July 23, 2014 | Rome, Italy | Partly Cloudy 18°C

Fit to print


Meet the Pink Helmet Posse, ready to take on the boys.
By Madeline Klosterman
Published: 2014-06-28
W

hen I first saw the video feature on the homepage of the New York Times website I assumed it was important because of its placement. After all, it shared the page with big-ticket headlines that included "Rifts Among Shiites Further Threaten the Future of Iraq" and "Boko Haram Suspected of New Kidnappings in Nigeria." Though the title of the report "Gnarly in Pink" made me a little dubious, I decided to trust the expertise of the Times editorial staff and clicked on the video.

After watching a 10 second commercial for a national bank, I was introduced to a gender-bending short film about three six-year-old girls who love to skateboard and dream of one day performing in the X Games.

From what I gathered, the news component was that these girls, known as the "Pink Helmet Posse," unabashedly wear frilly tutus, glitter fingernail polish, and love to talk about castles and princesses. Plus, they can do a few skateboard tricks as well as the boys. That, it seemed, was the point: that girls can match boys but need a bit of supporting exposure to make it big. "Let's get these girls to the X-Games," the video seemed to say. "Let's make their dreams come true."

Hmm. What passes for news these days makes me think that I was clearly born at the wrong time.

When I was six, I played war with my brothers and we shared many a battle.

We'd search for the sturdiest stick and than rat-a-tat-tat over a small hill where we'd dramatically fall to our death. Landing authentically was a big deal, and the more anguished and sprawled out we looked, the better. We took votes on who died the best, though I admit I never won. Where was the video camera then? Wasn't I showing early Special Forces talent?


Boko Haram murders: Hard news can be too hard for some.

Or maybe I could have made it with my tree climbing. Having older siblings to keep up with, I was fearless and nimble. Advancing on a tree, I'd throw a leg over a low branch and hang upside down while hoisting up the other branch. Then, I'd grab the trunk and inch along the bark to the next limb. Up the tree I went until I reached a vantage point shared by birds and squirrels. I admit, getting down was the hard part, but surely I was headed for mountaineering on Mount Everest. Alas, no one gave me the limelight necessary to propel my early career.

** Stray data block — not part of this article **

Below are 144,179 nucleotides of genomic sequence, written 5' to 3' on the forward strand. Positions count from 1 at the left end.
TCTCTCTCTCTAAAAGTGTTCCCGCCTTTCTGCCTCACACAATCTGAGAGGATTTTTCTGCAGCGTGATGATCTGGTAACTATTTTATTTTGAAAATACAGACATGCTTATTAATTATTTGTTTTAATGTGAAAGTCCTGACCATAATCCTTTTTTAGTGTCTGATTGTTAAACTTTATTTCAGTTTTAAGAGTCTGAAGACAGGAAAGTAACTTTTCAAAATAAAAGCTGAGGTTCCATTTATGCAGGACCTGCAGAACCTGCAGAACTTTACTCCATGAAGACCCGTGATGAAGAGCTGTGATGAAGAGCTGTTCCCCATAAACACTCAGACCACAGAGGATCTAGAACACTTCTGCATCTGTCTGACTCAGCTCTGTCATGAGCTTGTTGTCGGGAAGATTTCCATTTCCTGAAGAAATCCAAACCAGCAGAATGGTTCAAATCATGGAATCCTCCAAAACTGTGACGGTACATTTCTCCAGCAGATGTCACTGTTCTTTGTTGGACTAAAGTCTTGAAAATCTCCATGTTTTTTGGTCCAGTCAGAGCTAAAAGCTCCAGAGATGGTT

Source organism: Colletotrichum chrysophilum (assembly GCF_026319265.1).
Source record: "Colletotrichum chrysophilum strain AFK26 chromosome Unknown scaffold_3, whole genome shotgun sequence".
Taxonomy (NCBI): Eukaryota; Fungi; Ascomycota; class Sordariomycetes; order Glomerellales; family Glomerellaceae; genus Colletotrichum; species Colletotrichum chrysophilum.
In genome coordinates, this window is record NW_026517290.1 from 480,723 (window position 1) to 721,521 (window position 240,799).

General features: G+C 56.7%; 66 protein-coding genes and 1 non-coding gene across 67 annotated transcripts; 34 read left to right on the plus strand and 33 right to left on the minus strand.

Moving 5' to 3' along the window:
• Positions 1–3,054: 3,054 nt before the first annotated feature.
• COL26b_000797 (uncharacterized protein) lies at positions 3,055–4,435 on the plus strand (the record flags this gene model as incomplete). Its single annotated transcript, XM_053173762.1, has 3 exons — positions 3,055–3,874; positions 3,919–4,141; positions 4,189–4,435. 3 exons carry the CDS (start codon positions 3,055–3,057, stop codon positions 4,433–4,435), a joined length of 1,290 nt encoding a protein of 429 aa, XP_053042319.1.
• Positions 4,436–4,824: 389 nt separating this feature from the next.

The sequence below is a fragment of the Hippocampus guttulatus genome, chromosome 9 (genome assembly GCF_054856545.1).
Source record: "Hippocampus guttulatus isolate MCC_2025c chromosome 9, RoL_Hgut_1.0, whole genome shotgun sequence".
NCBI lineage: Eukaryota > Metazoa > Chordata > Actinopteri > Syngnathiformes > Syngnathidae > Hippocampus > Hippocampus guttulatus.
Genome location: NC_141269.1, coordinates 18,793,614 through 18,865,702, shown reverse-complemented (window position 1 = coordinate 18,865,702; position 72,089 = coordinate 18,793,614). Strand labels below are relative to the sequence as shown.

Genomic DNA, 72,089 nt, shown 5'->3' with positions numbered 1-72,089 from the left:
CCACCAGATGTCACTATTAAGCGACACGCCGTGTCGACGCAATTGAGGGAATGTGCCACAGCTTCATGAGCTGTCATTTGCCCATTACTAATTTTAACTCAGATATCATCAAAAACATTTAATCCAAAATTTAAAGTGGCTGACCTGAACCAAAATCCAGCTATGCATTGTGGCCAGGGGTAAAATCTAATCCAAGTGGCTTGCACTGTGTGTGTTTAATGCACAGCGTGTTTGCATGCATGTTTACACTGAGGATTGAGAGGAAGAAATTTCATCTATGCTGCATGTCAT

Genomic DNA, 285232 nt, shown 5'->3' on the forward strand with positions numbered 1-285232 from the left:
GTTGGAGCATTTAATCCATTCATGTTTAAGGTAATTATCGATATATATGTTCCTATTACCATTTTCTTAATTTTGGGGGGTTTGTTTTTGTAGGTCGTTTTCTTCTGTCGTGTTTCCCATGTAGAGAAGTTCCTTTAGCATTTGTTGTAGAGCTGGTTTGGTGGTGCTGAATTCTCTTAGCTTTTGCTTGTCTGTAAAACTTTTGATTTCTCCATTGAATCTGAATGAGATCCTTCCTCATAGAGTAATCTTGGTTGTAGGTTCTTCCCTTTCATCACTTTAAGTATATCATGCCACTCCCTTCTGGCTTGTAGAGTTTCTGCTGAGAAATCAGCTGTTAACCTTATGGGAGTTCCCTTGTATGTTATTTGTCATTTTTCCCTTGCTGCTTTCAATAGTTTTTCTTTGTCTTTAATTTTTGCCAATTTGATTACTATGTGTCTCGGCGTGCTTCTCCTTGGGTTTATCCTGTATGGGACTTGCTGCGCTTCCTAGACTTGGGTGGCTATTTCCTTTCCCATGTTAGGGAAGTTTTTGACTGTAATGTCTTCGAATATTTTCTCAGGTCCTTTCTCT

Maybe I needed friends like the "Pink Helmet Posse" in the Times video.

I did have Margaret, my best friend. I bet she could have helped with my visibility. We were seven when we built a fort out of old doors and erected it in my backyard. I learned how to hammer in a nail (and bent more than a few), but the fort stood on its own. We set down sleeping bags and planned to spend the night, but Margaret backed out.

She took off and let me fend for myself. I pretended not to notice the roly-poly bugs crawling on the ceiling. I could have escaped with her, but I had my pride. I built the fort and I was going to sleep in it. I made it through the night.

Had the camera been running it might have documented these early efforts, as well as my brief but illustrious career as architect and builder. After all, how many girls build forts and then drop out of construction industry? Girls can build too.

But I was probably born at the wrong time for national exposure in the Times, the paper whose motto reads, "All the News That's Fit to Print."

News these days is whatever keeps eyeballs on a page. A feature about girls in pink brings relief to those trying to cope with mass kidnappings in Nigeria and the disintegration of Iraq, which can make anyone feel powerless.

Promoting the dreams of young girls who giggle and laugh makes us smile. It's what we can handle. That's news worth watching.

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